Source: Joplin Globe (MO), March 2, 2011
Posted on: http://envfpn.advisen.com
Jasper County Circuit Court Judge David Dally is expected to rule in 10 days on whether or not Carthage residents can sue as a class over damages from odors allegedly coming from Renewable Environmental Solutions of Carthage.
Dally heard two hours of arguments today focusing on whether a lawsuit filed by two Carthage women would be certified as a “class action,” meaning the case also could go forward on behalf of a larger group of residents around the now-closed plant.
Rhon Jones, one of the attorneys representing Carthage residents Cynthia Sundy and Tricia Orr, is proposing the class include residential property owners who lived within three kilometers of the plant during its operation from 2003 to 2009.
He said the lawsuit is a “simple nuisance claim” on whether odors from the plant impaired owners’ use of their property.
“Class certification is just an efficient means to bring multiple common claims to trial,” he said.
Mark Anstoetter, on behalf of RES, said plaintiffs’ arguments did not meet requirements for class action status, based in part on varying responses from residents living within the boundary.
“What they have are highly individualized experiences not worthy of a class action,” he said. “They’ve offered no evidence of damages that can be provided on a class wide basis.”…
Acknowledgement to XL Environmental
An XL insured, a gas station, was contacted by the county health department following an odor/taste complaint by a customer who had purchased a beverage from the store. The insured’s potable well was tested, revealing methyl tertiary butyl ether (MTBE) in concentrations that were twice the state actionable level.
Investigation by the county health department linked the MTBE to a leak from the piping/dispenser system associated with underground storage tanks. A class action lawsuit was filed against the insured by local residents for a mix of claims including property damage, bodily injury and fear of injury.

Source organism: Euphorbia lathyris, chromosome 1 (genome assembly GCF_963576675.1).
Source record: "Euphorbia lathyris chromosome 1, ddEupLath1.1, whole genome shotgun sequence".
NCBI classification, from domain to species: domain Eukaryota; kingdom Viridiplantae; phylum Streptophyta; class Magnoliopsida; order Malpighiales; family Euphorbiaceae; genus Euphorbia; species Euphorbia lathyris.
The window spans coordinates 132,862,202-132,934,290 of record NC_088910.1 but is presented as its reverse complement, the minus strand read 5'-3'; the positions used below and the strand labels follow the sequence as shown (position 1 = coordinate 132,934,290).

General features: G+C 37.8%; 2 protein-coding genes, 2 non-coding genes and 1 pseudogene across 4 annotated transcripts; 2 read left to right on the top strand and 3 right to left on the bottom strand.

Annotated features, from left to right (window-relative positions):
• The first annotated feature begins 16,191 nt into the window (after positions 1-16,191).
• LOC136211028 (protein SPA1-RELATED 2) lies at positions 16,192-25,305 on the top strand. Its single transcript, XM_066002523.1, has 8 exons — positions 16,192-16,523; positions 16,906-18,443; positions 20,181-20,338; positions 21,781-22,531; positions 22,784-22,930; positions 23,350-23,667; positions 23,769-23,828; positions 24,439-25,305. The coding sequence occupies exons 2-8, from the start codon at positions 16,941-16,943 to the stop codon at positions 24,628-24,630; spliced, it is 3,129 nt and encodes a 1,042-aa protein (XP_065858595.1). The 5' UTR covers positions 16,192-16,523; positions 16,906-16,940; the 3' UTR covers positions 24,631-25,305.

XL’s environmental claims counsel retained local defense counsel to represent and defend our insured’s interests. An experienced, local remediation consultant was also retained on the insured’s behalf to design a remediation system.
A remediation technology was selected and implemented. A settlement was reached with respect to the class action litigation whereby certain residents’ homes were purchased, others received dollar settlement amounts and others received a settlement including medical monitoring costs.
The insured’s Pollution and Remediation Legal Liability Policy paid $1,200,000 to resolve the class action lawsuit on the insured’s behalf and remediate the insured’s property.…
Acknowledgement to XL Environmental
A class action lawsuit from 68 claimants was filed against an XL insured waste facility alleging that the insured contributed to contamination (oil residue, biocides, acids, mercury, lead, diesel fuels, metals, radioactive materials and hydrocarbons) at a waste disposal pit owned by the insured. The class action alleged that contamination from the site emanated onto the claimants’ properties, contaminating their homes, crops, livestock and personal property.
XL’s environmental claims counsel worked with the insured to formulate a defense to the allegations and investigate the claims made. XL retained local defense counsel to defend the insured’s interests with respect to the lawsuit filed.
XL’s claims counsel and defense counsel worked collaboratively with the insured through the discovery phase of the litigation. Approximately a year after filing the class action lawsuit, the claimants and their counsel voluntarily dismissed the action for lack of evidence against the insured. XL paid for the insured’s defense counsel fees and costs in the amount of $75,000 under the insured’s Pollution and Remediation Legal Liability Policy.…
Three residents of a Louisville, Kentucky neighborhood recently sued when a chemical spill caused vapors to travel through sewer pipes. The claimants are seeking class action status, which would cover anyone in a 1.6 mile area near the plant. At the time of the incident, it was estimated that up to 50 homes were affected by the vapors. (Source: www.insurancejournal.com)
If the chemical company had a PLL Policy in place, it could be afforded coverage for third party bodily injury or property damage claims and associated legal defense resulting from the chemical spill and associated vapors.…